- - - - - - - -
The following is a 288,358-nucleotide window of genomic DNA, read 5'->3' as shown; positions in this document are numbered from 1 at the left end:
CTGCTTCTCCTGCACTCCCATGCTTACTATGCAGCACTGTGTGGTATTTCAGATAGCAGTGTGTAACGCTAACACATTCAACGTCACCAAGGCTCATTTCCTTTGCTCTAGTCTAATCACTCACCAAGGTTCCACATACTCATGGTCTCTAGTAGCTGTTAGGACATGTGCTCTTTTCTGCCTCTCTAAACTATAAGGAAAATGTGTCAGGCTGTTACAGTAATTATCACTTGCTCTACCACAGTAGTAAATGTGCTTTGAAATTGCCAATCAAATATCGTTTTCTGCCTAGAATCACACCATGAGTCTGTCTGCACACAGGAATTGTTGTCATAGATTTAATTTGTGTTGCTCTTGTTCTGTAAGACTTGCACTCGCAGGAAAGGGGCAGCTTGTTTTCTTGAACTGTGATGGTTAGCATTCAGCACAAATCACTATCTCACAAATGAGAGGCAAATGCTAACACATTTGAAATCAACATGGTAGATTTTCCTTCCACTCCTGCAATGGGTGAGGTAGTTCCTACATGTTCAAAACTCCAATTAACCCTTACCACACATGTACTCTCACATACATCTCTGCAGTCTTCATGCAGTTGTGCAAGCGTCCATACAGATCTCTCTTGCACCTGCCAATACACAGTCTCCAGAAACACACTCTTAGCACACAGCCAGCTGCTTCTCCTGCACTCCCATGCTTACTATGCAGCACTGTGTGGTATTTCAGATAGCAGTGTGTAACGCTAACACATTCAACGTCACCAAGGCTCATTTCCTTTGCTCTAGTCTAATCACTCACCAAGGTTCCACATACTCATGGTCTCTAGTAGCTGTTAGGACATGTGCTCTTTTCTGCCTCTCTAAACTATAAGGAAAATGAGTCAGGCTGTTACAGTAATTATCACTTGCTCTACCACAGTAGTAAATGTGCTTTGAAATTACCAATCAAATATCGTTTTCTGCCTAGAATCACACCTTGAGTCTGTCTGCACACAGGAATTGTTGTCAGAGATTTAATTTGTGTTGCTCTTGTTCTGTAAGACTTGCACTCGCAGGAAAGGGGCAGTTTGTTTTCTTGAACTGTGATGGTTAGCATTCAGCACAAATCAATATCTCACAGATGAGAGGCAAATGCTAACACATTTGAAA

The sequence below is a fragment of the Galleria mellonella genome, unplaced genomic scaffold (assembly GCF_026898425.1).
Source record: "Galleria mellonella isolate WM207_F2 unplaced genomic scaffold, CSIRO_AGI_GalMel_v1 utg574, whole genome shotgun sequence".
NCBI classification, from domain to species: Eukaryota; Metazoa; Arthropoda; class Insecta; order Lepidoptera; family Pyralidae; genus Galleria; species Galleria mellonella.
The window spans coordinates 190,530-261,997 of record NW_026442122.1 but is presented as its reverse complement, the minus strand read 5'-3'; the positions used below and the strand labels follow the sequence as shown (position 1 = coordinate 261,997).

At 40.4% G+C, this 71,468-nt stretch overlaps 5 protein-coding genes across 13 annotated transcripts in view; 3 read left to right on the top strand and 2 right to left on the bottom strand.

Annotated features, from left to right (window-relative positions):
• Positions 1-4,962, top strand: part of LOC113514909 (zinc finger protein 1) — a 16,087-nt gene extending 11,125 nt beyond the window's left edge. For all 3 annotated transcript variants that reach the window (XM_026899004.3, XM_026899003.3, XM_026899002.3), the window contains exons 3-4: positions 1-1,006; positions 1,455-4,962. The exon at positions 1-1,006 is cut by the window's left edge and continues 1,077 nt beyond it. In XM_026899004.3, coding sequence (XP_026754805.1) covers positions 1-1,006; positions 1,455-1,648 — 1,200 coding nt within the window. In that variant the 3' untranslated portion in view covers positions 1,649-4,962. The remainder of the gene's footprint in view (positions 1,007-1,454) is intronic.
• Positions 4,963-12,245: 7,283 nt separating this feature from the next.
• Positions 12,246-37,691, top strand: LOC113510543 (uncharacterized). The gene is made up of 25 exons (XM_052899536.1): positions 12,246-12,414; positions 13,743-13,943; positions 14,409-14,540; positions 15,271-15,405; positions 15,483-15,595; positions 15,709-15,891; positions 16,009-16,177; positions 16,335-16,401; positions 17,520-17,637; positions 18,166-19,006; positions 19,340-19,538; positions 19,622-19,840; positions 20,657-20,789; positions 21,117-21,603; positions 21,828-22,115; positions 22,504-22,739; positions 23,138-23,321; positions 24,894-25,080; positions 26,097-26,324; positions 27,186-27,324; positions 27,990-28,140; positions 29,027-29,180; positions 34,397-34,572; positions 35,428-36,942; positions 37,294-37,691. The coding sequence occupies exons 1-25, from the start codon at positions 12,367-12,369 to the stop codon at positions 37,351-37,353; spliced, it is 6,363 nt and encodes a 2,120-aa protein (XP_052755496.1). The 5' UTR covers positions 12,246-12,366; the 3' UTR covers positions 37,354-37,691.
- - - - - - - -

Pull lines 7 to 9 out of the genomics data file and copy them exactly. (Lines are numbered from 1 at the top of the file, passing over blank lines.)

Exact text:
At 40.4% G+C, this 71,468-nt stretch overlaps 5 protein-coding genes across 13 annotated transcripts in view; 3 read left to right on the top strand and 2 right to left on the bottom strand.

Annotated features, from left to right (window-relative positions):
• Positions 1-4,962, top strand: part of LOC113514909 (zinc finger protein 1) — a 16,087-nt gene extending 11,125 nt beyond the window's left edge. For all 3 annotated transcript variants that reach the window (XM_026899004.3, XM_026899003.3, XM_026899002.3), the window contains exons 3-4: positions 1-1,006; positions 1,455-4,962. The exon at positions 1-1,006 is cut by the window's left edge and continues 1,077 nt beyond it. In XM_026899004.3, coding sequence (XP_026754805.1) covers positions 1-1,006; positions 1,455-1,648 — 1,200 coding nt within the window. In that variant the 3' untranslated portion in view covers positions 1,649-4,962. The remainder of the gene's footprint in view (positions 1,007-1,454) is intronic.